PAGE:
For the 2019-20 school year, the “thinking together” series of blog posts will focus on the curricular content in the mathematics curriculum. The “thinking together” series is meant to support professional learning and provoke discussion and thinking. This month will provide an overview of the curricular curricular content and then each month we will zoom in and focus on one curricular content area with examples from K-12 classrooms in Richmond.
The curricular content is the “know” part of the know-do-understand (KDU) model of learning from BC’s redesigned curriculum.
The curricular content develops and builds over time. Each grade level has core curricular content knowledge and these are reflected in the big ideas for each grade level. There are five big ideas that reflect five strands of curricular content – number and number operations, computational fluency, geometry and measurement, patterning and algebraic relationships and data analysis and probability. A sixth content area in mathematics, financial literacy, is new this curriculum.
Many areas of curricular content in mathematics are applied in other disciplines such as science, physical education and ADST.
The curricular content, along with the curricular competencies, comprise the legally mandated part of the curriculum, now called learning standards. This means that both curricular content and curricular competencies are required to be taught, assessed and proficiency/learning achievement is communicated to students and parents/guardians.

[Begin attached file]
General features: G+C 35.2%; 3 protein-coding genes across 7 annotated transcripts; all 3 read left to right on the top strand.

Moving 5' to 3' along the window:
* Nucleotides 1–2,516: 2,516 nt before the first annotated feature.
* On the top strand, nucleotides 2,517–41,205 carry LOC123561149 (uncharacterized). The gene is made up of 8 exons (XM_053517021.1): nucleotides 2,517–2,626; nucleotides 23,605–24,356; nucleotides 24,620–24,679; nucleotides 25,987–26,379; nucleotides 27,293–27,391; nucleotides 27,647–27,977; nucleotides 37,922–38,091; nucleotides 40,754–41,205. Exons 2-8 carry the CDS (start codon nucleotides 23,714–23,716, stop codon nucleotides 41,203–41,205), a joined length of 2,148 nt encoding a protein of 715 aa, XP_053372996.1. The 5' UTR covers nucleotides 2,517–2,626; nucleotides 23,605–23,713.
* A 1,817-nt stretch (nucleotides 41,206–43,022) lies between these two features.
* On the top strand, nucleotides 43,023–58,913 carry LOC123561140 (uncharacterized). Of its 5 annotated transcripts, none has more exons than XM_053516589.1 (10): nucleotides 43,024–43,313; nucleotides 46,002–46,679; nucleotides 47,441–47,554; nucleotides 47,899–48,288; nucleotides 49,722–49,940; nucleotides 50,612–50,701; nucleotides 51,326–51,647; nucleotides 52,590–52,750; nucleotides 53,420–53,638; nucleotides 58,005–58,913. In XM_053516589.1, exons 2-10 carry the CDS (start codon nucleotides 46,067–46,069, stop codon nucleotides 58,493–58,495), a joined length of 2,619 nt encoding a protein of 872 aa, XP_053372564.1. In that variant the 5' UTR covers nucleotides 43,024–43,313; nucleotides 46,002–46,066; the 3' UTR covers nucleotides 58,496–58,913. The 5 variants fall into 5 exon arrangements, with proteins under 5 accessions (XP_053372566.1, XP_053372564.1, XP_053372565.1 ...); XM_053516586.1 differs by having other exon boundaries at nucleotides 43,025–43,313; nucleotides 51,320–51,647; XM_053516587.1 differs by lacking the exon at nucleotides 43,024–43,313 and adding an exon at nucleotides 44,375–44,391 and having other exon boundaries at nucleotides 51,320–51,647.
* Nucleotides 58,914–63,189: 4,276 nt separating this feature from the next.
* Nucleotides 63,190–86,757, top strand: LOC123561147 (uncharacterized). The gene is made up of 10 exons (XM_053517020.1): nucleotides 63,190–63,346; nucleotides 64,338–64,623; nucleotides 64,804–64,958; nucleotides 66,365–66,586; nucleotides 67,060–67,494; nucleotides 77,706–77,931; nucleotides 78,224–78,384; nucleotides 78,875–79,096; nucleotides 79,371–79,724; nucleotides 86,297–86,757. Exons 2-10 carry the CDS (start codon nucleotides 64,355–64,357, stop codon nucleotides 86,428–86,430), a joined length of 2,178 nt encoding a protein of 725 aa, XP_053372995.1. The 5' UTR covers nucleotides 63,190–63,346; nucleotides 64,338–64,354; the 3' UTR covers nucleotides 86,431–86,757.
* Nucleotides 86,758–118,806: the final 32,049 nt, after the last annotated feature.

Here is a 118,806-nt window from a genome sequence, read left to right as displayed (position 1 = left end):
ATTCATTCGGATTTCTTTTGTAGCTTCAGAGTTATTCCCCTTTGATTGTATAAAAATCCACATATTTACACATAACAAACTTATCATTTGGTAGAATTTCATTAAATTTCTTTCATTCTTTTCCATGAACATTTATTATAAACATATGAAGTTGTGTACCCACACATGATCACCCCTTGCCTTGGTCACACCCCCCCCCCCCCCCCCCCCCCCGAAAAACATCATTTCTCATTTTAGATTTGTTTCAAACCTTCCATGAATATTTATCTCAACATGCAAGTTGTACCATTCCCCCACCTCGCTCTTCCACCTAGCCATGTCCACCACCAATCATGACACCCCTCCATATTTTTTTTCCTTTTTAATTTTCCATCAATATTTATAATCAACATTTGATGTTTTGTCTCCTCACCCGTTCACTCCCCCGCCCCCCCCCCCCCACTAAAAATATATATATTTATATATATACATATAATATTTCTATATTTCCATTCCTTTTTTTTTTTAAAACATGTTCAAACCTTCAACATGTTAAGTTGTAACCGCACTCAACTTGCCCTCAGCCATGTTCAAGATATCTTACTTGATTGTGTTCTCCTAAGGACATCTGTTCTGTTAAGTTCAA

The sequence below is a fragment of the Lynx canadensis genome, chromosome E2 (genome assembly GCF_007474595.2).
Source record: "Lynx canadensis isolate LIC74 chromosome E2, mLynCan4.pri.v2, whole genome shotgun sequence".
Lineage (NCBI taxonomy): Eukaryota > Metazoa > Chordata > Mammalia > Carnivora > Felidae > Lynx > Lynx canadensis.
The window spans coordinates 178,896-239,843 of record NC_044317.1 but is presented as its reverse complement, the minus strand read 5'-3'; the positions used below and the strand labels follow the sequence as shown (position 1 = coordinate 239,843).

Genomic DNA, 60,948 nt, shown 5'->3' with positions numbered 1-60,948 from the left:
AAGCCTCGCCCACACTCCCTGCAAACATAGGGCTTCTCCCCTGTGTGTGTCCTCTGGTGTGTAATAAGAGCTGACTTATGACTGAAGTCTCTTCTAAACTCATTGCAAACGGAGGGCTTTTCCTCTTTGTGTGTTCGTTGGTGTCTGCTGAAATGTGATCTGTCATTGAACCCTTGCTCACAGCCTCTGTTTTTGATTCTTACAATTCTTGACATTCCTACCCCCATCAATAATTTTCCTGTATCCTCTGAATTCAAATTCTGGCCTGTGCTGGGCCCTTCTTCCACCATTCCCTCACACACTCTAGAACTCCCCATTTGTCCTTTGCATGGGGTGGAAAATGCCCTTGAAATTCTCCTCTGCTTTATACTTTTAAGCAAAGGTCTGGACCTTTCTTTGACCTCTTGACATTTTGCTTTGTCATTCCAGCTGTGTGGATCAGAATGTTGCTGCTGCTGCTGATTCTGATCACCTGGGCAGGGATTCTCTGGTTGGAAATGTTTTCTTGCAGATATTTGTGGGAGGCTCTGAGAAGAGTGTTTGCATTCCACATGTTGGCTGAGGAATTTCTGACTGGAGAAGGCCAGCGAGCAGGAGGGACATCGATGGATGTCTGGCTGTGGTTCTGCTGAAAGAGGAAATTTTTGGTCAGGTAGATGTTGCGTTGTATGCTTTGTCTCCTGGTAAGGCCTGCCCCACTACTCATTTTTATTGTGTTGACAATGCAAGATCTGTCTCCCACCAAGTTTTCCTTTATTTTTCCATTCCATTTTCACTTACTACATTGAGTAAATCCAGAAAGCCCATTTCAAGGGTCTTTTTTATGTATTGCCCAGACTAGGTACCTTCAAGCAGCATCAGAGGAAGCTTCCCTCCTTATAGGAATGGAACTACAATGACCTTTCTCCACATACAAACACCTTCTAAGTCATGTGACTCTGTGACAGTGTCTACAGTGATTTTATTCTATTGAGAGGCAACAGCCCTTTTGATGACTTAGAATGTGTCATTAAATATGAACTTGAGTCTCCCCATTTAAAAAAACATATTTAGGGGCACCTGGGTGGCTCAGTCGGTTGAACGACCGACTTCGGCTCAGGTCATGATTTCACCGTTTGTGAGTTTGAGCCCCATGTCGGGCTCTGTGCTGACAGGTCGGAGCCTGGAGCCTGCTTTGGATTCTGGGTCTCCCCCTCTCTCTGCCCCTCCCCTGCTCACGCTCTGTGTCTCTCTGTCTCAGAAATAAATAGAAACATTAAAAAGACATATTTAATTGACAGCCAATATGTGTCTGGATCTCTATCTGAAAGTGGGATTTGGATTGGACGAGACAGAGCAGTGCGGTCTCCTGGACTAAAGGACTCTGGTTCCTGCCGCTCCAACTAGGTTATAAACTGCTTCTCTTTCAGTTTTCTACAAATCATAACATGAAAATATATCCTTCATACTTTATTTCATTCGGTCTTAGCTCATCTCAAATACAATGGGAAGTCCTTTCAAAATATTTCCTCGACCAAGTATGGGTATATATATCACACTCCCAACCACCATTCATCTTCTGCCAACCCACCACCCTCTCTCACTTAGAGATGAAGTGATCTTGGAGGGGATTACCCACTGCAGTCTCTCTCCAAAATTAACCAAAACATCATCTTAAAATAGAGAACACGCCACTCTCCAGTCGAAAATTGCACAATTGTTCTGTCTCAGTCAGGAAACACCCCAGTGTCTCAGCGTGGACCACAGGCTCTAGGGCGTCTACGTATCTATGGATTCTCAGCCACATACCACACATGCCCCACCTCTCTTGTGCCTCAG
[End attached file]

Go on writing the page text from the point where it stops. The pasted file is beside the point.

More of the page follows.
As we begin a new school year and are thinking about year plans and overviews we might consider the following questions:
- What opportunities do students have to learn about what math is? How can we expand students’ thinking about all the areas of mathematics reflected in our curriculum? What do you think your students would say if you asked them: What is math?
- What would you identify as core or foundational concepts or mathematical ideas at the grade level/s you tech?
- How can we make the connections between curricular content and curricular competencies in mathematics visible in our classrooms and schools?
- As we are planning for instruction and assessment, how are we being intentional about weaving together both curricular content and competencies What curricular content areas complement and are linked to specific curricular competencies?
- How do you plan for opportunities for students to make math-to-math connections over the school year? For example, what connections are there between number and geometry or patterning and data analysis?